Like so many other people I started with these broad topics and from there developed a simple list of everything I thought I needed to have or do before I could consider myself “prepared” for anything. My list started with a ton of supplies; food to last for 6 months, purchasing firearms for self-defense, having backup water storage and a means to collect and filter more. Then it turned to actions like getting a garden going, purchasing precious metals and getting training on HAM radio and first-aid. It never seems to end.
But, unless you have won the lottery or are independently wealthy most of us out here have to balance this mountain of wish list items with your daily budget. That is when prepping can cause friction for families especially when one spouse doesn’t see things the way you do. If prepping for a disaster is complete nonsense in their eyes, it will be a battle to purchase everything you need. At the very minimum it will take a long time and this is a luxury you may not have.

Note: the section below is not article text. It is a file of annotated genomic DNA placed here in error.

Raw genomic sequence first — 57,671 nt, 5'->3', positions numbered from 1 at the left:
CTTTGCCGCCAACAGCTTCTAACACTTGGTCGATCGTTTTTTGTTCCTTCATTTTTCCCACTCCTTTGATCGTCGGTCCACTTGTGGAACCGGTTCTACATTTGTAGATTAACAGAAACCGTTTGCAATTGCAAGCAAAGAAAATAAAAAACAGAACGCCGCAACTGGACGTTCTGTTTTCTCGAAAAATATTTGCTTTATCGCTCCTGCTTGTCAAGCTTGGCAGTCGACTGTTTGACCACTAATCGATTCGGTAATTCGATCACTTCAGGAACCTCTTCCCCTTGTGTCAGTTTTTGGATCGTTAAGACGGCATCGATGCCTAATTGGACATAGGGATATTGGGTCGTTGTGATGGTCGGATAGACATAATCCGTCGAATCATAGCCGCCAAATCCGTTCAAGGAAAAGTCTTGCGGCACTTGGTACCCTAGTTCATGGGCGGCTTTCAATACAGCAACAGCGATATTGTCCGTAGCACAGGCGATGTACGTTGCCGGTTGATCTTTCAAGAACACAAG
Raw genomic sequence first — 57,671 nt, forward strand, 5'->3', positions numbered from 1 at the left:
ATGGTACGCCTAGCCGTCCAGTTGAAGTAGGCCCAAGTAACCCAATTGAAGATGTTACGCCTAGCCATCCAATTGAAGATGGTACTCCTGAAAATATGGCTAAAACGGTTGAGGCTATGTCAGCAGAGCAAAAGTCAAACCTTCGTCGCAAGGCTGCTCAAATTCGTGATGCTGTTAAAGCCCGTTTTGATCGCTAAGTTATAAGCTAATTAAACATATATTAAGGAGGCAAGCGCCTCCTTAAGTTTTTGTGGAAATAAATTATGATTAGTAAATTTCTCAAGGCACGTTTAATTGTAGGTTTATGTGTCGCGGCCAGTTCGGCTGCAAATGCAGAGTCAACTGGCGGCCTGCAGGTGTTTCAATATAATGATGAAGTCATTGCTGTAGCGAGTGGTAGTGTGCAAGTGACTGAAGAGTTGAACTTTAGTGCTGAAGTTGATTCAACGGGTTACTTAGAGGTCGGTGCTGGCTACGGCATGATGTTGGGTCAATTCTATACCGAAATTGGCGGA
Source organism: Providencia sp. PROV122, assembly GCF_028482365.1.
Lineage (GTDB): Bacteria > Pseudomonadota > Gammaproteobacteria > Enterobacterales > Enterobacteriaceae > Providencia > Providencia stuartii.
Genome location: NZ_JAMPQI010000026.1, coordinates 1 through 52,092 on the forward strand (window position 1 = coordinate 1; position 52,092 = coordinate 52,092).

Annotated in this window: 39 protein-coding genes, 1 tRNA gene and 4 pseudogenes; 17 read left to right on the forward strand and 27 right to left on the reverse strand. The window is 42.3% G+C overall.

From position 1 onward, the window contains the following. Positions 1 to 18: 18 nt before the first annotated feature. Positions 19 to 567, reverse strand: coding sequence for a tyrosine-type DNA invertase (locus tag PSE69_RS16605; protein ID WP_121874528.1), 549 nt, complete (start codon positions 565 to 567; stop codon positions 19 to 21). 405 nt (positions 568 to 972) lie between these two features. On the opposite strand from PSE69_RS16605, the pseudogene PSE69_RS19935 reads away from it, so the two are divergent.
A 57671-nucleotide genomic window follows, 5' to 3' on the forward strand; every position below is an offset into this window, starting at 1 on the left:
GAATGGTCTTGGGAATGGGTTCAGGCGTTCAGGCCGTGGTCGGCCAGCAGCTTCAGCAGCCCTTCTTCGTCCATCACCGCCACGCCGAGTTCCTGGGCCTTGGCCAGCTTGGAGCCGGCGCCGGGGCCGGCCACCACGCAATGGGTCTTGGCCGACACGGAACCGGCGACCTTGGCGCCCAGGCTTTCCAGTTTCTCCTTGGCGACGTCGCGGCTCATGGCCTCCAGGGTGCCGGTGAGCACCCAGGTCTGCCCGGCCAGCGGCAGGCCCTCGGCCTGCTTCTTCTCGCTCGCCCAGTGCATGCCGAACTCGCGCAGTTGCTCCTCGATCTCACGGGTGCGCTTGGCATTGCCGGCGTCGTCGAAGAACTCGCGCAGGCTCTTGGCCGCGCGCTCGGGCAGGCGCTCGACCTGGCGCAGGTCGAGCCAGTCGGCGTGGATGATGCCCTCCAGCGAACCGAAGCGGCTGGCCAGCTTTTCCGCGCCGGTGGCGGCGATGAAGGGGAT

Further complicating this whole endeavor is the need to get out of debt. If you are truly focused on reducing the amount of debt you have, you really should not have a lot of discretionary income. Herein lies the problem and it is one that I have personally dealt with and still ponder from time to time to this very day. The question is should you get completely out of debt first, or should you continue prepping? I say or because depending on whom you listen to, these are mutually exclusive.
The case for getting out of debt